15 SEPTEMBER 1950, Page 12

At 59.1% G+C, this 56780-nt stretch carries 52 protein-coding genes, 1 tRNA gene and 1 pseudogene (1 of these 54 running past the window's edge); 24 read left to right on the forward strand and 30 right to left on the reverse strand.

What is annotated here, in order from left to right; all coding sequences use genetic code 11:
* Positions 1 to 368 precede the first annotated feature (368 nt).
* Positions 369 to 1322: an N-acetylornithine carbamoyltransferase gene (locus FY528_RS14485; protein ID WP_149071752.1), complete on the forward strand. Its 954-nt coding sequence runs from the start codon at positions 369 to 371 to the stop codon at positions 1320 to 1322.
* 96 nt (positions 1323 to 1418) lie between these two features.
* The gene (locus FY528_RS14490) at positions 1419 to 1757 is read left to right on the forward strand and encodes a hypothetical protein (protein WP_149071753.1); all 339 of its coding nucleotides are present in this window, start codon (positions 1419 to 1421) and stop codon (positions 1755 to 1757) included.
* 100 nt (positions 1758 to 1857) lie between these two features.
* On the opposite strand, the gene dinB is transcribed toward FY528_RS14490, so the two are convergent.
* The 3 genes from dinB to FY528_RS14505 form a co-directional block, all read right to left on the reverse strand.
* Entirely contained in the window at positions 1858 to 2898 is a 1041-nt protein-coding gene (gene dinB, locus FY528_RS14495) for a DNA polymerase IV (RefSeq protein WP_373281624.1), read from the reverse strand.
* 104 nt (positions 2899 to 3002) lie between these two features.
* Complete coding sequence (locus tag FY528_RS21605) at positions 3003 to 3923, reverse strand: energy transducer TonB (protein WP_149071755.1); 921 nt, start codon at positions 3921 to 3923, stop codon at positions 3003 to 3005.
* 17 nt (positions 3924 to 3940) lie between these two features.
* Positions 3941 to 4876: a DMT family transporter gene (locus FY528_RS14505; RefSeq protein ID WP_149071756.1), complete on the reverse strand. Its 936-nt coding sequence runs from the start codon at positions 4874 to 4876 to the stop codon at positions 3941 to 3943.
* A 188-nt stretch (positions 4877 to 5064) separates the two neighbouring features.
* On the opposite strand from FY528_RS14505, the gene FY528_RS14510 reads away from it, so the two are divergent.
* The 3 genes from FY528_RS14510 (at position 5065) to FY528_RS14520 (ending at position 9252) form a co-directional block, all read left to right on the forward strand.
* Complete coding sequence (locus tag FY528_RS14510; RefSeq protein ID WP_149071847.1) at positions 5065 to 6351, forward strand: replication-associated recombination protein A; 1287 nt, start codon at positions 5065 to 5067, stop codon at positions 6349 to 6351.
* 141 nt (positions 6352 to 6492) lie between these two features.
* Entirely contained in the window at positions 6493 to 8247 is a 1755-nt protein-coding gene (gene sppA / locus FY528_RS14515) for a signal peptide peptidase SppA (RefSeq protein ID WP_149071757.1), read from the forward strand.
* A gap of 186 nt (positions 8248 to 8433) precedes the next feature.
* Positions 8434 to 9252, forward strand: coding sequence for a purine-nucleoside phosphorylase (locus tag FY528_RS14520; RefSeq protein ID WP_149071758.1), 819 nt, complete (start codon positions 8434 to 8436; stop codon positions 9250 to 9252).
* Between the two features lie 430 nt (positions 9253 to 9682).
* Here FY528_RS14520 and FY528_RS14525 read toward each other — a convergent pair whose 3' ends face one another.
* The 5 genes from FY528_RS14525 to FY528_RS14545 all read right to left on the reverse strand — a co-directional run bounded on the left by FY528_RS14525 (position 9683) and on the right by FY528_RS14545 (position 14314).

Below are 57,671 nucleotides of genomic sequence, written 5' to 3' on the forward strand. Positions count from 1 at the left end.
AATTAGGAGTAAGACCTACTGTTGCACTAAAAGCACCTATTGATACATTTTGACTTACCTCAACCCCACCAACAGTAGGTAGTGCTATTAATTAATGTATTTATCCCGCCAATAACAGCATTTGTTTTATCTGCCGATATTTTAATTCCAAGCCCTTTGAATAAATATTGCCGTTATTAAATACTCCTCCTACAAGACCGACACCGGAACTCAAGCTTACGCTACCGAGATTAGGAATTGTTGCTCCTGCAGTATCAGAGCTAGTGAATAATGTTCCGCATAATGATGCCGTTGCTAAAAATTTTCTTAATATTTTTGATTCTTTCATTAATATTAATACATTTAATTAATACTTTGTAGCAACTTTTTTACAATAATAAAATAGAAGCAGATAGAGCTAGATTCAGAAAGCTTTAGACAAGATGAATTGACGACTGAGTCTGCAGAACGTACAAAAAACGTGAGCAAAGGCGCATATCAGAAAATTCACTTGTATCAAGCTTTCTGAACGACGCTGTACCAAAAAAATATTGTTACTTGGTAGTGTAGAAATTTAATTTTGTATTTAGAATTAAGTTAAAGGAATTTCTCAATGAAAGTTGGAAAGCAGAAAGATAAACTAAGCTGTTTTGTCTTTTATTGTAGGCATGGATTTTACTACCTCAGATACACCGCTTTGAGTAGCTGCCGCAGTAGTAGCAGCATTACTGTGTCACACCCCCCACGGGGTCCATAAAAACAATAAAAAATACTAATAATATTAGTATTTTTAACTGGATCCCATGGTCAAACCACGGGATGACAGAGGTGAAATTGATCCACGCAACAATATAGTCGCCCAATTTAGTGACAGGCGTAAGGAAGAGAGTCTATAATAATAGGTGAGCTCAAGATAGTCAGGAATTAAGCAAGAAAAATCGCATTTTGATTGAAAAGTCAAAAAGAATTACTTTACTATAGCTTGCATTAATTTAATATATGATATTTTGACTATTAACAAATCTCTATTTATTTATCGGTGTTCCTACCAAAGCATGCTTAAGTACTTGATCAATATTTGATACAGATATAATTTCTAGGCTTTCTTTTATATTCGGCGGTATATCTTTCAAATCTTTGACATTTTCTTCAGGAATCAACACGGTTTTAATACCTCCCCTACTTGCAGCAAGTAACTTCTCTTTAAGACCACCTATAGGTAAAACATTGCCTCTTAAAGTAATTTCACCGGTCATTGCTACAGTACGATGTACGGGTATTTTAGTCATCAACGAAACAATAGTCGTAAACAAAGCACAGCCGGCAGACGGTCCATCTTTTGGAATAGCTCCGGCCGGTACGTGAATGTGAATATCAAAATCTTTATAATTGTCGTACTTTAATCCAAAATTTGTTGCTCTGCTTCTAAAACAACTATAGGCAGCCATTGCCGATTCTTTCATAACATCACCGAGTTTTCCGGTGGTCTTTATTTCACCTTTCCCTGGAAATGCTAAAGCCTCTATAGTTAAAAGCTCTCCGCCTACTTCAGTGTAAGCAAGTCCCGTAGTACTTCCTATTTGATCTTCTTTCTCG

A neighbouring cottager was in some doubt whether to go black- berrying or gleaning. The kindly fruits of the earth have been very kindly (in the other sense) this last month. The blackberries are large and luscious and numerous beyond the ordinary ; and succeed good crops of wild raspberries. Two villagers recently sought way-leave through my paddock, one to glean, the other to blackberry, and-they gathered their respective harvests within a few yards of one another. The reason for their proximity was thrs. In these days of many machines and few labourers, no scythe is called in to mow the edges, and the rapid, efficient, but careless juggernauts crush a good deal of grain near the edge and leave a cer5in amount uncut at the side of the hedge. The result is rich gleaning,-now once more a general habit, and better- fed village-poultry. If only there were also a return to the "gleaning loaf," which remains in my memory as the sweetest bread ever tasted. Another fruit ripening in great abundance is the hazel-nut, but it is strangely neglected by country people. If they do not eat the nuts themselves, they may be reminded that no feed is more welcome in winter to many birds, including the finches. The cultivated nuts are in amazing profusion.